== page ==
Daily Archives: May 19, 2014

10 Mistakes You Make When You Try To Build a Private Cloud

VentureBeat recently ran a great article on 5 Mistakes You’re Making When You Try to Build a Private Cloud that did a great job of covering 5 mistakes you make, but why stop there? SI can easily come up with 10 mistakes, more if it gives the issue a second thought. So, since some of you still don’t believe that The Cloud is Filled with Hail, let’s review the VentureBeat 5 and throw 5 more into the mix to see if that’s enough to convince you that The Cloud is Not a Magic Mirror — especially when you take a do-it-yourself approach!

VentureBeat’s 5 Mistakes of a Private Cloud are:

1. You believe the cloud will solve all your problems.

With so many vendors touting it, you believe that a cloud must be the answer, so why not control your own? There are a host of reasons, including those that will be discussed in response to the other wrong assumptions, but the most important thing to remember is that not all applications are good candidates for the cloud. Applications that are intermittent, that run full tilt, or that spike unexpectedly are not always good cloud candidates — public or private.

2. You think everyone will automatically love the idea.

You keep hearing that clouds bring agility, adaptability, and actionable data — so you think that you can convince everyone else to fall in love with the cloud too because you believe that these are reasons to fall in love with the cloud. A cloud is as adaptable as the software that drives it, as actionable as the data you can get into it, and as agile as your organization — if it takes 3 months to get a product to market using the best processes you can come up with, it takes 3 months to get that product to market — cloud or no cloud.

3. You think it’s cool.

Clouds aren’t cool (although the rain they bring may cool you off). And unless you are in the business of selling “cool” technology (i.e. private clouds to suckers who buy private clouds), the last thing you should be basing a business decision on is the “cool” factor. You buy technology to solve your problems, not because it’s cool.

4. You think you will succeed in boiling the ocean.

A private cloud is a huge IT project similar to trying to replace 3 ERPs across your global organization that have been entrenched for 10 years across 3 continents in one fell swoop while trying to add 4 modules you never had before. It’s like trying to boil the ocean with a single giant magnifying glass — brave, maybe even visionary, but ultimately stupid.

5. You think your plan will fit the organization.

The typical private cloud relies on converged infrastructure (CI) stacks which break down the typical organization walls of application teams, server teams, network teams, and storage teams. How many Global 3000 organizations have one single version of the truth across the enterprise? Maybe the few dozen organizations that successfully achieved enterprise wide deployments of SAP and Oracle?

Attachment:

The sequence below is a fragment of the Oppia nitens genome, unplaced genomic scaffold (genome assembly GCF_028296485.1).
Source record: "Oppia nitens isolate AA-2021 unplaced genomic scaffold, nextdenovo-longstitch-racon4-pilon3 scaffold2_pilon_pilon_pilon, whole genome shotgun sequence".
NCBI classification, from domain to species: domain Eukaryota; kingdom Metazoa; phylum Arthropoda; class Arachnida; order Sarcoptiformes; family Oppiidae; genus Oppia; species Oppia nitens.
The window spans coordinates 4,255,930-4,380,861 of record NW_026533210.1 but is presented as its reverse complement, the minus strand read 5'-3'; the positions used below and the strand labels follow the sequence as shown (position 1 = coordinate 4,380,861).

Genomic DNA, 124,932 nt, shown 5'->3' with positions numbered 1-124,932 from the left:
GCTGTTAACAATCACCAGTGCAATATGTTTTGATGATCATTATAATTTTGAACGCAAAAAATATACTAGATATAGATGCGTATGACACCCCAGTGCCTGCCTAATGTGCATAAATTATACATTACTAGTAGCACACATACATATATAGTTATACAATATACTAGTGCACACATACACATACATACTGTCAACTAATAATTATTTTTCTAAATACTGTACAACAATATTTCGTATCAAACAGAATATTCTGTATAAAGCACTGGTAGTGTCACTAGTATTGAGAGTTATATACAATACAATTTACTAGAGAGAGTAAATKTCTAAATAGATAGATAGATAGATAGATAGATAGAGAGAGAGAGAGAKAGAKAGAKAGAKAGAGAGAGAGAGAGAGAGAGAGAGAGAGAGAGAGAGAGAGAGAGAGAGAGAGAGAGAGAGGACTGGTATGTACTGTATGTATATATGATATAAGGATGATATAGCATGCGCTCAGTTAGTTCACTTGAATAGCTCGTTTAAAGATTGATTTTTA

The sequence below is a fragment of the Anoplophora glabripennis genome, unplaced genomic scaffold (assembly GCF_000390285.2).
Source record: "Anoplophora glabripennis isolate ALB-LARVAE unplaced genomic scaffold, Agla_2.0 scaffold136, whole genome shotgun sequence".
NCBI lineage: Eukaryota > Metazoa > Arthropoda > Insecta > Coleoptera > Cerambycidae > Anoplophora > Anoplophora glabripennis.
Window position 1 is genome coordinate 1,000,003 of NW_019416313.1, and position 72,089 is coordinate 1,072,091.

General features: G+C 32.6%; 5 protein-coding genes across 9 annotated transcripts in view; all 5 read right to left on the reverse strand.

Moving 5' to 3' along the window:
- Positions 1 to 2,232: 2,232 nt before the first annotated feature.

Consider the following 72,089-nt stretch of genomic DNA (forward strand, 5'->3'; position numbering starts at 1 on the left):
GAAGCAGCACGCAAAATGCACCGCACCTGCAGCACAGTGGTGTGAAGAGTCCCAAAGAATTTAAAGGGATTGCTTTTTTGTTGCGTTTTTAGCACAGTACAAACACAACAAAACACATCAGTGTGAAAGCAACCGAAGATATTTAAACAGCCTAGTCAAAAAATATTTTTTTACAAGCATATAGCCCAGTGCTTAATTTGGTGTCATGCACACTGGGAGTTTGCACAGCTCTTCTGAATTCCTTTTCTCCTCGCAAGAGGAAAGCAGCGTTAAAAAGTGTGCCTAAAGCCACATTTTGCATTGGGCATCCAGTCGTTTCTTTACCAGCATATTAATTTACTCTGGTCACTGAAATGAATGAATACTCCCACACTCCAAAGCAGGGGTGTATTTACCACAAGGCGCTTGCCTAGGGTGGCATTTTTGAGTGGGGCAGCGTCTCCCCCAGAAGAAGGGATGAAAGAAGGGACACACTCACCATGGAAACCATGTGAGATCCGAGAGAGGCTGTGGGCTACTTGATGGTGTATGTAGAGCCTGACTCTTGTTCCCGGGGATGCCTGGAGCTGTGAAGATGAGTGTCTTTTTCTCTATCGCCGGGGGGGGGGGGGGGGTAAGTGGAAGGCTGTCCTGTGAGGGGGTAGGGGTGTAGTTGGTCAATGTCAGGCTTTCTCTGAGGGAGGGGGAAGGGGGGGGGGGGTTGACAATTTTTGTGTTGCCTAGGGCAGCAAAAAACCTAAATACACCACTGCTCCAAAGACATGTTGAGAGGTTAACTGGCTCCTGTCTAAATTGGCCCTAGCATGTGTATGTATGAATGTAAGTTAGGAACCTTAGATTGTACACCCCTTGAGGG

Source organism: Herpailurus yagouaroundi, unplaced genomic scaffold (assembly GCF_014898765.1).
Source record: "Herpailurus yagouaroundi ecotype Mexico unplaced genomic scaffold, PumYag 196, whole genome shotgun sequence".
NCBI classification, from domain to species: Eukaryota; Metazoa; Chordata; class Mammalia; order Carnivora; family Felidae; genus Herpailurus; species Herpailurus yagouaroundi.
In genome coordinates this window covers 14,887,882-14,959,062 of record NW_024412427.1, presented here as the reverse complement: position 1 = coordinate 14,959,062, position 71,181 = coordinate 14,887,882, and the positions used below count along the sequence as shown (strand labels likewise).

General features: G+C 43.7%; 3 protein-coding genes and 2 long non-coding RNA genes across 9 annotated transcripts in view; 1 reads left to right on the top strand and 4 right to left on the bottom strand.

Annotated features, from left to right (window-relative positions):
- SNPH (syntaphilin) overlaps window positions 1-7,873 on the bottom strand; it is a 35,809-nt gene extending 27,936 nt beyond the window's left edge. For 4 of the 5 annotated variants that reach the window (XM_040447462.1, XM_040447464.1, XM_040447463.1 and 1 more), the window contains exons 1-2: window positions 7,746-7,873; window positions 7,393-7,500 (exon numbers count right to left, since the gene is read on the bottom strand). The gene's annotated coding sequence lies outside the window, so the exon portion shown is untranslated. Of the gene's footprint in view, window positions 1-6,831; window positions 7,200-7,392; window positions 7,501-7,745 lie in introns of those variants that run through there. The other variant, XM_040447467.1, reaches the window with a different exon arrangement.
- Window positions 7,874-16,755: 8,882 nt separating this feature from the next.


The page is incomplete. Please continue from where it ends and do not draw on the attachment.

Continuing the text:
That’s just the beginning. Here are 5 more mistakes courtesy of SI:

6. You think a private cloud will be cheaper than a public cloud.

You might think that a cloud is a fluffy magic box that can be obtained with a handful of magic beans that you can get by trading a simple cow, but that’s about as far from reality as you can get. Clouds require hardware, software, dedicated network connectivity, and power. Lots of power. You will need backup generators in addition to a wall of UPS units (to keep the machines humming until the generators kick in), multiple fibre connections, racks of machines and storage area networks, and a lot of specialized software. And, instead of sharing the cost, you get to pay for it all — as well as the staff to build it and maintain it 100% — 24/7/365.

7. You think all modern technology was built for the cloud.

A lot of software is, but not all — and chances are that a lot of the software you are using, even if still under maintenance, was not built for the cloud. So, you’ll have to update your current software and migrate your current data stores while you are at it.

8. You think it is the best way to interact with your trading partners and the private clouds you wrongly assume they have.

The cloud is connective, but only if it is shared. Otherwise, it’s just one massive local area network that needs to talk with other massive local area networks used by your trading partners. Clouds don’t create connectivity – data interchange standards do, and you don’t need clouds for that!

9. You think you can secure it better than the experts.

Hi Ho, Hi Ho.
It’s off to work we go!
We block the ports and tune the firewall
In our ‘Net the whole day through
We block the ports and tune the firewall
It’s what we like to do
It ain’t no trick
To lock down quick
If ya block the port
With a sniffer on a ‘NIC
In the ‘Net …

And you can block every port, patch every firewall, and sniff every ‘NIC, but the reality is, your network is only as secure as the weakest link — which is probably the software you’re using and the ports you need to have open. Which you don’t know how to protect because your IT staff is struggling to patch your firewall, scan the ports, and upgrade SSL before the heartbleed bug bleeds you dry of your corporate secrets. When it comes to security, you need true security experts — and you’re not going to have them in house.

10. You think the cloud can actually be secured.

The only way to truly secure a network is to unplug it. So if you think you have a hope in Hades of securing your private cloud …